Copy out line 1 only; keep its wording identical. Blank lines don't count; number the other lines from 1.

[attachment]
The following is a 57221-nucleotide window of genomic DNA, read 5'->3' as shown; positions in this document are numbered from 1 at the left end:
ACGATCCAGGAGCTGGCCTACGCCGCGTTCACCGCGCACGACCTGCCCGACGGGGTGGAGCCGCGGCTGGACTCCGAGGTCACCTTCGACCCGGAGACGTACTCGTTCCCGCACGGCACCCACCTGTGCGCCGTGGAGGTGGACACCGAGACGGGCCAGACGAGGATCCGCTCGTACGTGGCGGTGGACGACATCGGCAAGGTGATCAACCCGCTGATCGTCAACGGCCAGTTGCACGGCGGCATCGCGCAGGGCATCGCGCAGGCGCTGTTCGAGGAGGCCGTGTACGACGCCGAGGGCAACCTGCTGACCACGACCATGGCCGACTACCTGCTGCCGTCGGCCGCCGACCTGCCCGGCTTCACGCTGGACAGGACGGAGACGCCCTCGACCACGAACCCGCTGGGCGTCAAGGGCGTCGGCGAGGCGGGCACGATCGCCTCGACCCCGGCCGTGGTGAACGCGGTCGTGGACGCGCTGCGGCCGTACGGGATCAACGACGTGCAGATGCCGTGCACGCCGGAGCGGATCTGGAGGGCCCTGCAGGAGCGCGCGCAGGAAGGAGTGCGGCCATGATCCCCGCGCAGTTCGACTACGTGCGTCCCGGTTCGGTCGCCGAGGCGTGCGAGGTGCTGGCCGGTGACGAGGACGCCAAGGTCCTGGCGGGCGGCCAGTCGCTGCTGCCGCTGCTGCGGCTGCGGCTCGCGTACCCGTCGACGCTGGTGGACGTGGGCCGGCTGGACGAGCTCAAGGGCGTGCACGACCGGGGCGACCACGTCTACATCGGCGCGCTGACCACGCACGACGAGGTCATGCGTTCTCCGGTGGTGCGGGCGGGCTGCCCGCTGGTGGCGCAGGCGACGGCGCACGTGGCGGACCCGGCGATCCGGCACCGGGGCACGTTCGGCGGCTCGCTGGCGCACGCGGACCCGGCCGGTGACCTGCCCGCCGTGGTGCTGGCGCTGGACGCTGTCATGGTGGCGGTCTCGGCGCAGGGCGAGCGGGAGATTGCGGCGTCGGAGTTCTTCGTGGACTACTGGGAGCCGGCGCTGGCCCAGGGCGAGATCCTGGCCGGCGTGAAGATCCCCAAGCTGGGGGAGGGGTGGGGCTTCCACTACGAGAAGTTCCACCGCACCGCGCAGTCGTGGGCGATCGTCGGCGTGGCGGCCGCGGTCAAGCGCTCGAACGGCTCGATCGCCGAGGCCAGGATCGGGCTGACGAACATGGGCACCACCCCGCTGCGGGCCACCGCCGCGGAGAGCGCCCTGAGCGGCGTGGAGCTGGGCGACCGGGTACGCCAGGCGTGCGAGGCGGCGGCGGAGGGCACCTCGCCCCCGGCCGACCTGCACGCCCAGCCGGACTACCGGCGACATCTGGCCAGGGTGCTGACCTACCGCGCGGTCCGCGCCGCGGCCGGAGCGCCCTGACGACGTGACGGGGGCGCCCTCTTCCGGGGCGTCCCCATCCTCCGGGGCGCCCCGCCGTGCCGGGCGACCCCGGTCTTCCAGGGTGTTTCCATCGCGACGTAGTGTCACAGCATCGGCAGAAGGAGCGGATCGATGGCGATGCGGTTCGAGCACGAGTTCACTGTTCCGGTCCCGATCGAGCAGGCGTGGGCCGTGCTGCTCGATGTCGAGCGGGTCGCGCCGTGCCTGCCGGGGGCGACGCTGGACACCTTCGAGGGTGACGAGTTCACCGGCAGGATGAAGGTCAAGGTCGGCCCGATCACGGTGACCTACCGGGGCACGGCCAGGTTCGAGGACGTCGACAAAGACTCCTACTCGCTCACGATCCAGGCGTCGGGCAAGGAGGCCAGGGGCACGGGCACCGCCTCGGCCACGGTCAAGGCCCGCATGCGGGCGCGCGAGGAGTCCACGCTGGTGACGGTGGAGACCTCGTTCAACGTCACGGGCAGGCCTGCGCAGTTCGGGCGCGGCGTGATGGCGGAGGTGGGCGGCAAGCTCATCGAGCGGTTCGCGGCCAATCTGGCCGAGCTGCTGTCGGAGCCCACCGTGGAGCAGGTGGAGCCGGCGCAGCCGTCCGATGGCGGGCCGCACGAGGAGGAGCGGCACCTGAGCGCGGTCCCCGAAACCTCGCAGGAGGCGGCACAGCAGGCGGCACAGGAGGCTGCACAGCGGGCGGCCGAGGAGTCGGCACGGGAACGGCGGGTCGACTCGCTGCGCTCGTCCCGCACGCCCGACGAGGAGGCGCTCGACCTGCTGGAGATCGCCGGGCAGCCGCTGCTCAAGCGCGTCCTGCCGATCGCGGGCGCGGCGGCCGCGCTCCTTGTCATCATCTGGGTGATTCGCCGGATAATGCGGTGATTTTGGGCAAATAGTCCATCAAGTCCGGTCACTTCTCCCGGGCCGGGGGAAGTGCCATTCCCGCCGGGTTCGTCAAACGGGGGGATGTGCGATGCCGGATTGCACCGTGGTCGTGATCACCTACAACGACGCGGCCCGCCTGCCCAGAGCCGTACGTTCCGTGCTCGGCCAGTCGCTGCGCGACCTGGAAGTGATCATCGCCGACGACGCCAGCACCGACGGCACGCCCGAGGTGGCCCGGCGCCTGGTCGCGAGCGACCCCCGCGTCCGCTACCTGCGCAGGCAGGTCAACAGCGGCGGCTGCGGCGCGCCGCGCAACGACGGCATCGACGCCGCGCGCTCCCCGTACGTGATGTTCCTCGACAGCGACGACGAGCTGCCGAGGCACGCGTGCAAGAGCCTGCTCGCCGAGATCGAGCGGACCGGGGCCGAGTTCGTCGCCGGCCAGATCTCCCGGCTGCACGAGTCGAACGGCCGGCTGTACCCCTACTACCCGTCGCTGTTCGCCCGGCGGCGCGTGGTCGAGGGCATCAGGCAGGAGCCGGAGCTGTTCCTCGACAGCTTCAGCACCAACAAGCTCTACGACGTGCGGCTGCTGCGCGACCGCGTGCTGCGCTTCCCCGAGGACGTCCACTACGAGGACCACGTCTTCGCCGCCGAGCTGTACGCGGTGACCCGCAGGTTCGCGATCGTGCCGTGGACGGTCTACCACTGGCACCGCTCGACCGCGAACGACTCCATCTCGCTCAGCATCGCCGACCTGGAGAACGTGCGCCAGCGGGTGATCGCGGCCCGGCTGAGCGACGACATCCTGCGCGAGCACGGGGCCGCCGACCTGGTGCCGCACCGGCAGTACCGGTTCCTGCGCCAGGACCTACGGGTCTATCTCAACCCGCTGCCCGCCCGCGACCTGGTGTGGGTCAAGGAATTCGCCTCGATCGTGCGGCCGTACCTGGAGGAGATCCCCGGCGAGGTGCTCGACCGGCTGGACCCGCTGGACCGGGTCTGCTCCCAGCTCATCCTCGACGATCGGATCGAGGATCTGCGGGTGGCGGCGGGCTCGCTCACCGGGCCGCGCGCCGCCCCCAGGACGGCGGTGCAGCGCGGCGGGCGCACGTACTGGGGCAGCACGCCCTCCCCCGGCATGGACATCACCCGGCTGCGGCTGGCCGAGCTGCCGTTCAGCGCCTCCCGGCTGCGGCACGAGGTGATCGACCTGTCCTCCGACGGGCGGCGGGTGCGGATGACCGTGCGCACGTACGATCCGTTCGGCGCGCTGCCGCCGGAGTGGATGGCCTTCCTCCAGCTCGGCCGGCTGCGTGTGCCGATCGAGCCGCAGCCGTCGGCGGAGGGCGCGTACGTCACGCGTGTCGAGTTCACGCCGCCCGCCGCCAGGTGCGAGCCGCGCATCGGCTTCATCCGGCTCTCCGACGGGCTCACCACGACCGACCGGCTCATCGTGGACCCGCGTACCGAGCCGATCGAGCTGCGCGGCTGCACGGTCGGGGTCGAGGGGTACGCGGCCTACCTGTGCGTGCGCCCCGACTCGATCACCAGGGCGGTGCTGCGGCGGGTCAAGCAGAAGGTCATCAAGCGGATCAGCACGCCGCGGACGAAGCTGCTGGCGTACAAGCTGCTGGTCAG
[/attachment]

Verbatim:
The following is a 57221-nucleotide window of genomic DNA, read 5'->3' as shown; positions in this document are numbered from 1 at the left end: